How to Pay for Community College as a Single Parent

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How to Pay for Community College as a Single Parent
Being a single parent is difficult (and expensive) but it shouldn't stop you from furthering your education. Read on to learn how to pay for community college as a single parent.

Life as a single parent is tough enough without the added burden of going to school. If you’re already shouldering the load of parenthood by yourself, you’re probably hesitant to add more to your plate. Furthering your education, however, could provide opportunities both for yourself and for your children that could change your lives for the better.

Getting a degree can open doors for you, but it does come with its own challenges and many of those challenges are financial. Raising a child is expensive, and so is going to school! Student loans are available for single parents, but they may not be the best option.

In this article, we’ll explore the benefits of community college in particular for single parents and we’ll provide some tips for making it more affordable.

The Benefits of Community College for Single Parents

Whether you’re starting college for the first time or continuing your education, community college provides many unique benefits over traditional 4-year schools, especially for single parents.

The way community colleges are structured is much more flexible than the typical college or university. Many community colleges offer both in-class and online courses with tuition prices that are much lower than traditional schools. Classes are offered both during the day and in the evening, making it easier for busy single parents to find a class schedule that fits their lifestyle. Plus, this flexibility enables single parents to keep working while attending college.

Another benefit of community college for single parents is that you can customize every aspect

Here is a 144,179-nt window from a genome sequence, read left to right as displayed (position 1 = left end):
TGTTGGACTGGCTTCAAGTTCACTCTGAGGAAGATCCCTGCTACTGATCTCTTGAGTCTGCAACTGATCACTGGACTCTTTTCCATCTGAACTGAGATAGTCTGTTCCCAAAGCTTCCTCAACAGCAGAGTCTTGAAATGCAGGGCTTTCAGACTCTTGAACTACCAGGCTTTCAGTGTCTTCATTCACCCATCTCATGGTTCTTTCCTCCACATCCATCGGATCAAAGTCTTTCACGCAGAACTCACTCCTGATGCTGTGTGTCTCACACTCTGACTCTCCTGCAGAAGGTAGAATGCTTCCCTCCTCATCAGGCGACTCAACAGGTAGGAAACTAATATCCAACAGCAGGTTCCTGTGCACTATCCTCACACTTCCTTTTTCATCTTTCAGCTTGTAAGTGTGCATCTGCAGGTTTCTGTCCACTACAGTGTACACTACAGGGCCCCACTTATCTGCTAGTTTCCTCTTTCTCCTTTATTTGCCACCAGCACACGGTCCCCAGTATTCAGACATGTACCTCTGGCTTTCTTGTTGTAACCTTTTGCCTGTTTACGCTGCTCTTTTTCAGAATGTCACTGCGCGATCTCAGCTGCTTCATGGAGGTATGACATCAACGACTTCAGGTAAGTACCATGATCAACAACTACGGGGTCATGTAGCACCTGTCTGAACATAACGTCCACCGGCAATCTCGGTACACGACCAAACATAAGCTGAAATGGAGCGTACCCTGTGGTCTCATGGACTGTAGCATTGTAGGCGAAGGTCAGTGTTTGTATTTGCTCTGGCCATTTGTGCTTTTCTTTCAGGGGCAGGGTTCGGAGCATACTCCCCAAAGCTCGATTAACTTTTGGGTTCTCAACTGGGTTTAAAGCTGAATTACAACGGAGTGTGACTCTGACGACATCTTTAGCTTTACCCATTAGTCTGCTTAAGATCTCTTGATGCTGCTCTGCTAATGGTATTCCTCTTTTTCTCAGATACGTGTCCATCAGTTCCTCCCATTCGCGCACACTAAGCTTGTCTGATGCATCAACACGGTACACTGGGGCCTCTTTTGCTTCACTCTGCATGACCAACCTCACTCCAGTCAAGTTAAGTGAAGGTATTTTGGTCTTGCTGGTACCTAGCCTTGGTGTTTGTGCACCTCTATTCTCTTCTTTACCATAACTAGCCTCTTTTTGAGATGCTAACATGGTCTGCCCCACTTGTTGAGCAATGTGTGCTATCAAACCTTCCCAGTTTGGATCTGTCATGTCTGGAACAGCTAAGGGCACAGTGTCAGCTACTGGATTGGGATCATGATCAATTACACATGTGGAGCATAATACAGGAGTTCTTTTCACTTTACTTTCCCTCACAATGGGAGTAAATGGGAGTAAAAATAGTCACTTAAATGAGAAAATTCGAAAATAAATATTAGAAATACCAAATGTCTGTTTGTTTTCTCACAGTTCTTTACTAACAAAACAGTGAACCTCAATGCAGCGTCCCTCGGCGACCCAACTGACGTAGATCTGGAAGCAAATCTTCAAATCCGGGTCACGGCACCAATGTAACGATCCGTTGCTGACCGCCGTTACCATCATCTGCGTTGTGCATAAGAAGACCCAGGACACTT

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How to Get the Most Out of Your College Visits this Summer
If you're preparing to apply to college, use your summer wisely and complete a few college visits. Read on to learn how to plan and how to get the most from each visit.

Whether you’re planning to attend an Ivy League school, or you want to start out at community college, it’s important to find the right fit. There are so many colleges and universities out there that there’s no reason you can’t find one that suits your needs and preferences.

But how do you go about choosing the perfect college?

You have to start somewhere, so talk to your high school counselor, do some research online, or ask around with your friends and family to start making a list of colleges you may be interested in. As you go deeper with your research, you’ll start to get a feel for each school, and you’ll start to get an idea whether you would fit in there.

Once you have narrowed down your list to a few top picks, it’s time to take the next step – college visits. In this article, we’ll talk about the importance of college visits and how to do them right.

Why Is It Important to Do College Visits?

The college application process is very time-consuming, and it can be stressful knowing that every detail of your application could be scrutinized. When you work that hard to put together the perfect application, you want to know that it’s being sent in the right direction. If you don’t take the time to visit and learn about the schools you’re applying to, it could be wasted effort.

On the other side of things, completing a college visit can help you get a better feel for

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Understanding the Different Types of College Degrees and How to Choose
Choosing a college major can be tough, but you also need to think about choosing the right type of degree. Keep reading to learn about the five different types of college degrees and your earning potential for each one.

The world of higher education is a wide one with many different options. Whether you choose to attend community college or a traditional college or university, there are a number of different degrees to choose from and each one offers unique potential in terms of your future career.   

Before you apply to college, you should consider your field as well as the type of degree you intend to pursue. Not every job requires a college degree, but many do – there are also many careers where you are unlikely to succeed without an advanced degree.

Keep reading to learn about the five different types of college degree, the common career paths for each of those degrees and how to choose the right degree for you.

The Five Types of College Degrees